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I was solving some probability and combination problems and I came across this one, that I couldn't solve. Any tips appreciated.

Chance to win with one lottery ticket is $\frac13$. How many tickets must be purchased for the probability of winning at least with one ticket to be greater than $0.9$?

Given:
Chance to win: $\frac13$
Number of tickets that have to win: $1$
Probability of that happening: $> 0.9$
Need to find number of tickets to buy

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    $\begingroup$ What is the probability of winning if you buy 2 tickets? 3 tickets? $k$ tickets? Hint: Find the probability of losing in these cases. You don't need the binomial distribution. $\endgroup$ – Eric Tressler Mar 8 '15 at 15:04
  • $\begingroup$ The question is poorly-phrased. Like you said, if one-third of lottery tickets win, then just buy $3$ tickets and your probability to win is $1>0.9$. The correct phrasing should be that the probability of a ticket to win is $\frac13$. $\endgroup$ – barak manos Mar 8 '15 at 15:25
  • $\begingroup$ I get the probability to win with 3 tickets to be 7/9. (1 tickets wins (4/9), 2 win (2/9) or all win (1/9)). Ok, I see what you meant now. $\endgroup$ – Kristjan Kiolein Mar 8 '15 at 15:30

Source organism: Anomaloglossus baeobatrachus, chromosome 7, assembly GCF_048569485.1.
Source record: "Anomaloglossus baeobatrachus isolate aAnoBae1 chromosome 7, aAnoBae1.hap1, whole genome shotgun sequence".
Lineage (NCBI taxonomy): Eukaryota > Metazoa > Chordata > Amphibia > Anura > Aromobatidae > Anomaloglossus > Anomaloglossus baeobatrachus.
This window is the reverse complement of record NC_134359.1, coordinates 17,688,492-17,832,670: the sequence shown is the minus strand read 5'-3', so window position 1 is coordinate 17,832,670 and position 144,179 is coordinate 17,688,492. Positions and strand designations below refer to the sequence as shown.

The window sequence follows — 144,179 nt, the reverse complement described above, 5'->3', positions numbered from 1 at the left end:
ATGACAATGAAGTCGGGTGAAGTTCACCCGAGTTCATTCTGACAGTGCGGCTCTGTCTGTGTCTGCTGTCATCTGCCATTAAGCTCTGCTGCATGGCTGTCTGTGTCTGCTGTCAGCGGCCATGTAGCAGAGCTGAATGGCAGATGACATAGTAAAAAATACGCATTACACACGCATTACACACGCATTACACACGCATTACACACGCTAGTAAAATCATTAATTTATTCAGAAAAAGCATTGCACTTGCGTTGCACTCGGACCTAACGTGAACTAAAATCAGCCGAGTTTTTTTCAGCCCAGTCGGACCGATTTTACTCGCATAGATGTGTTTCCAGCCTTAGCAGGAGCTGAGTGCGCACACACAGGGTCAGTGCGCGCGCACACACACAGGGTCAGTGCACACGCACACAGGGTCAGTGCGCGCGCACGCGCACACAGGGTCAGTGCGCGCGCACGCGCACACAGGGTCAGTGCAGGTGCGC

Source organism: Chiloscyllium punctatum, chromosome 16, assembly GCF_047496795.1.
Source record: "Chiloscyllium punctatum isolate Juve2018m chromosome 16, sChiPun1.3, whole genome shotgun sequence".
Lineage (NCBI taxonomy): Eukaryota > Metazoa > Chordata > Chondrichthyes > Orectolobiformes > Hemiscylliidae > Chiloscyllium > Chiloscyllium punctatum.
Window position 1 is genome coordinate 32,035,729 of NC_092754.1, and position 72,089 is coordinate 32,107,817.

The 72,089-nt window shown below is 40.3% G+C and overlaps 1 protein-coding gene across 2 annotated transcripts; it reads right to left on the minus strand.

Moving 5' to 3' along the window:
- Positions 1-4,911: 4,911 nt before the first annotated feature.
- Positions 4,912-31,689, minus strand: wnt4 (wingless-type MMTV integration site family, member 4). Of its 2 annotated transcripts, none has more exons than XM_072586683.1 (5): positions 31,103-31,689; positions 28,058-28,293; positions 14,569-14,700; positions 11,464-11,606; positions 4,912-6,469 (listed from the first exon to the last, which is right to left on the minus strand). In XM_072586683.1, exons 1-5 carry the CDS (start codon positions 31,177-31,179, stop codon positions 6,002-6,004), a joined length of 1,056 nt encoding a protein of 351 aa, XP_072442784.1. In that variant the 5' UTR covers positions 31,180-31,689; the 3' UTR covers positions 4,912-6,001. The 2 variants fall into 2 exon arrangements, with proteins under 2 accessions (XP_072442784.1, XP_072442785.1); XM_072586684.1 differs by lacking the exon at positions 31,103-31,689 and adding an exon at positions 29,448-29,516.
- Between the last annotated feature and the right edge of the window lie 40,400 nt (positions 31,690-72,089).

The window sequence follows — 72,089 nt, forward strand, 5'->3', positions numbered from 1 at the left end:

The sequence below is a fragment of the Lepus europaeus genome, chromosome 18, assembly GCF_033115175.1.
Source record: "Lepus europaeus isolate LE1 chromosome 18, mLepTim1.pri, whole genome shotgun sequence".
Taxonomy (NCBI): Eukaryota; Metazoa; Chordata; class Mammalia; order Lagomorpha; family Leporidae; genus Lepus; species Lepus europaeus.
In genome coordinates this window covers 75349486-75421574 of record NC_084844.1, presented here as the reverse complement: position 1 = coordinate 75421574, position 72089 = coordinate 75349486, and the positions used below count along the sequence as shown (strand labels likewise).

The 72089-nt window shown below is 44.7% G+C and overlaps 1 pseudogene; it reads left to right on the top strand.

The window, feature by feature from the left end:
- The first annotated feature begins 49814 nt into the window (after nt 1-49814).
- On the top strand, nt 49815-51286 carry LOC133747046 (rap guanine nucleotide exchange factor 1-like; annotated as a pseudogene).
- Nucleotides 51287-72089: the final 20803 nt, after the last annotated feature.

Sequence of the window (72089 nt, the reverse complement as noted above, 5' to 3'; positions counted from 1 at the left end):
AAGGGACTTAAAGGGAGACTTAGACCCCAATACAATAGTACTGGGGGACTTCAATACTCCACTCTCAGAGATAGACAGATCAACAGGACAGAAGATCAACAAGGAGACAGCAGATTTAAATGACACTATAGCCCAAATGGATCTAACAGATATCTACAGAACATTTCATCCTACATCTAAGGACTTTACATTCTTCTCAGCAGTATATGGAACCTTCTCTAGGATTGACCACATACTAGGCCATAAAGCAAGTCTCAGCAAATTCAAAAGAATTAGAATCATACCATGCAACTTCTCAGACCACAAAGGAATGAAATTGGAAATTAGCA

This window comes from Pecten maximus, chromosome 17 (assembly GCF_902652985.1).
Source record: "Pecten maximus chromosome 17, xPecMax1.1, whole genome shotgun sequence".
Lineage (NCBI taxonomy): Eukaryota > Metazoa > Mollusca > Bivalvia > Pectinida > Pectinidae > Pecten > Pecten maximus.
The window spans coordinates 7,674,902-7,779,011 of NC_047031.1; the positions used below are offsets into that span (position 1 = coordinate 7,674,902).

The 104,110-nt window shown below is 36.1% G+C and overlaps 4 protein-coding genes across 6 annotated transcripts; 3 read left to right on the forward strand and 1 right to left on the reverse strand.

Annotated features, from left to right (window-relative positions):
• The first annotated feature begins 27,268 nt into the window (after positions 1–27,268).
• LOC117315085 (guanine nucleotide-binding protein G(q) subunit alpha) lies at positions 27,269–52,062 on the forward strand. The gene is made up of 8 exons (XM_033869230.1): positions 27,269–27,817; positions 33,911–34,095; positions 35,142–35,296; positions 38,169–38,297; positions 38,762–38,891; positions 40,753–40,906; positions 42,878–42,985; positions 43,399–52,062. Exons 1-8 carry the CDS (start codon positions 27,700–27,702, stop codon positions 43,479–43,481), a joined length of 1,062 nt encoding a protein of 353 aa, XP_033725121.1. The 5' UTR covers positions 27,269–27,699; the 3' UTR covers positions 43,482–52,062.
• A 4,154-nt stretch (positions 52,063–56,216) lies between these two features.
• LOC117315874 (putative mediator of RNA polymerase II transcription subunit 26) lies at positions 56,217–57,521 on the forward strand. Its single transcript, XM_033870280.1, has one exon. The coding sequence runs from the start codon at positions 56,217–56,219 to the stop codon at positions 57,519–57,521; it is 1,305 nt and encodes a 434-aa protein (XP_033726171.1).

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So this question deals with a binomial distribution, as we want to know how many tickets must be purchased for $Pr(X \ge 1) > 0.9$, where $X$ is the number of wins. So as you already noted $Pr(win) = 1/3$, and since this is binomial distribution then $X \sim Bin(1/3,n)$ where $n$ is what we are looking for, number of tickets purchased.

Observe: $Pr(X \ge 1) = 1 - Pr( X = 0) = 1 - (2/3)^n $ So we want $ 1- (2/3)^n > 0.9 $, which will give you $ n > \frac {ln(0.1)}{ln(2/3)}$, so $ n \ge 6 $.

This is a binomial distribution as we are counting two possible outcomes, and the winning or losing of one ticket does not affect the other tickets. And we may organize the tickets in any way we choose to.

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The question is poorly-phrased.

If $\frac13$ of lottery tickets win, then just buy $3$ tickets and the probability to win is $1>0.9$.

The correct phrasing should be that the probability of a lottery ticket to win is $\frac13$.


That being said, simply solve the inequality $[1-(1-\frac13)^n>0.9]$ for $n\in\mathbb{N}$:

$1-(1-\frac13)^n>0.9 \implies (\frac23)^n>0.1 \implies n>\log_{2/3}(0.1) \implies n>5.678 \implies n=6$

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